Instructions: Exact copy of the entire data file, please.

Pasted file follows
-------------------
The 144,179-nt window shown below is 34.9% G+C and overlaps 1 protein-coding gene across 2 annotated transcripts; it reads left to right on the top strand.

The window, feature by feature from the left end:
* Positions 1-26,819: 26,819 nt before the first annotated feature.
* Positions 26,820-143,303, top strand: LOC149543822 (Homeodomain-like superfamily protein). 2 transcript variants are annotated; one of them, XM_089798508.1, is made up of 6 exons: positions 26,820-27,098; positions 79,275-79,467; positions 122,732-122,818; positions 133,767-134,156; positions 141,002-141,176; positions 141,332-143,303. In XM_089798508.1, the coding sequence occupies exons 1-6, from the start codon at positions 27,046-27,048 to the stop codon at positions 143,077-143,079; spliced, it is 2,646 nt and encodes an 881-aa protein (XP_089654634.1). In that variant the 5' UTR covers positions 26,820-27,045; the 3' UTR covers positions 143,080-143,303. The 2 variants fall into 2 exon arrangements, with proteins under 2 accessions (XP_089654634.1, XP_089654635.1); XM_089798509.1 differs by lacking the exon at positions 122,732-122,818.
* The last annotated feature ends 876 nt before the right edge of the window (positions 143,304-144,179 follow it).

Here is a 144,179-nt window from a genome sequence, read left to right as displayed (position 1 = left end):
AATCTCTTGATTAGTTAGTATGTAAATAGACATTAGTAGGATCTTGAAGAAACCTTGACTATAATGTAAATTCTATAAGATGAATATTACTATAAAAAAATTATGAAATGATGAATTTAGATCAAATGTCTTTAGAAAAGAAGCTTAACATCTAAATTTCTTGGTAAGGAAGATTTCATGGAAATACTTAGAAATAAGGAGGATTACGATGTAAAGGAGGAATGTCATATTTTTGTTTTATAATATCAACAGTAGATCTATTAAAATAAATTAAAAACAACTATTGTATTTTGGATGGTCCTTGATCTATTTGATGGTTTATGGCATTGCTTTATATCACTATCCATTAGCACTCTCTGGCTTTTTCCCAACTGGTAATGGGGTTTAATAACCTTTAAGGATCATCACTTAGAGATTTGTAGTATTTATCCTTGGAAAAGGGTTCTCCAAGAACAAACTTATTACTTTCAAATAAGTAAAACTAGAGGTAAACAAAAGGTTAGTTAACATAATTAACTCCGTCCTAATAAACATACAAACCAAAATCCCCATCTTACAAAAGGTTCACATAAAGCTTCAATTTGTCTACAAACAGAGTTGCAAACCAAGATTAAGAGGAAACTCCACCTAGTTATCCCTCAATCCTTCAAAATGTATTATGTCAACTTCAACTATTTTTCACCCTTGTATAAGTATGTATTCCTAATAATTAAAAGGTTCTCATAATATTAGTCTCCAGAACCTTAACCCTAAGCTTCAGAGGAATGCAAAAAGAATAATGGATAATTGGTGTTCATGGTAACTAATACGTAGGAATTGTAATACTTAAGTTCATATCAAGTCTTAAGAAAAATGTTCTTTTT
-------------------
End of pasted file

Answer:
The 144,179-nt window shown below is 34.9% G+C and overlaps 1 protein-coding gene across 2 annotated transcripts; it reads left to right on the top strand.

The window, feature by feature from the left end:
* Positions 1-26,819: 26,819 nt before the first annotated feature.
* Positions 26,820-143,303, top strand: LOC149543822 (Homeodomain-like superfamily protein). 2 transcript variants are annotated; one of them, XM_089798508.1, is made up of 6 exons: positions 26,820-27,098; positions 79,275-79,467; positions 122,732-122,818; positions 133,767-134,156; positions 141,002-141,176; positions 141,332-143,303. In XM_089798508.1, the coding sequence occupies exons 1-6, from the start codon at positions 27,046-27,048 to the stop codon at positions 143,077-143,079; spliced, it is 2,646 nt and encodes an 881-aa protein (XP_089654634.1). In that variant the 5' UTR covers positions 26,820-27,045; the 3' UTR covers positions 143,080-143,303. The 2 variants fall into 2 exon arrangements, with proteins under 2 accessions (XP_089654634.1, XP_089654635.1); XM_089798509.1 differs by lacking the exon at positions 122,732-122,818.
* The last annotated feature ends 876 nt before the right edge of the window (positions 143,304-144,179 follow it).

Here is a 144,179-nt window from a genome sequence, read left to right as displayed (position 1 = left end):
AATCTCTTGATTAGTTAGTATGTAAATAGACATTAGTAGGATCTTGAAGAAACCTTGACTATAATGTAAATTCTATAAGATGAATATTACTATAAAAAAATTATGAAATGATGAATTTAGATCAAATGTCTTTAGAAAAGAAGCTTAACATCTAAATTTCTTGGTAAGGAAGATTTCATGGAAATACTTAGAAATAAGGAGGATTACGATGTAAAGGAGGAATGTCATATTTTTGTTTTATAATATCAACAGTAGATCTATTAAAATAAATTAAAAACAACTATTGTATTTTGGATGGTCCTTGATCTATTTGATGGTTTATGGCATTGCTTTATATCACTATCCATTAGCACTCTCTGGCTTTTTCCCAACTGGTAATGGGGTTTAATAACCTTTAAGGATCATCACTTAGAGATTTGTAGTATTTATCCTTGGAAAAGGGTTCTCCAAGAACAAACTTATTACTTTCAAATAAGTAAAACTAGAGGTAAACAAAAGGTTAGTTAACATAATTAACTCCGTCCTAATAAACATACAAACCAAAATCCCCATCTTACAAAAGGTTCACATAAAGCTTCAATTTGTCTACAAACAGAGTTGCAAACCAAGATTAAGAGGAAACTCCACCTAGTTATCCCTCAATCCTTCAAAATGTATTATGTCAACTTCAACTATTTTTCACCCTTGTATAAGTATGTATTCCTAATAATTAAAAGGTTCTCATAATATTAGTCTCCAGAACCTTAACCCTAAGCTTCAGAGGAATGCAAAAAGAATAATGGATAATTGGTGTTCATGGTAACTAATACGTAGGAATTGTAATACTTAAGTTCATATCAAGTCTTAAGAAAAATGTTCTTTTT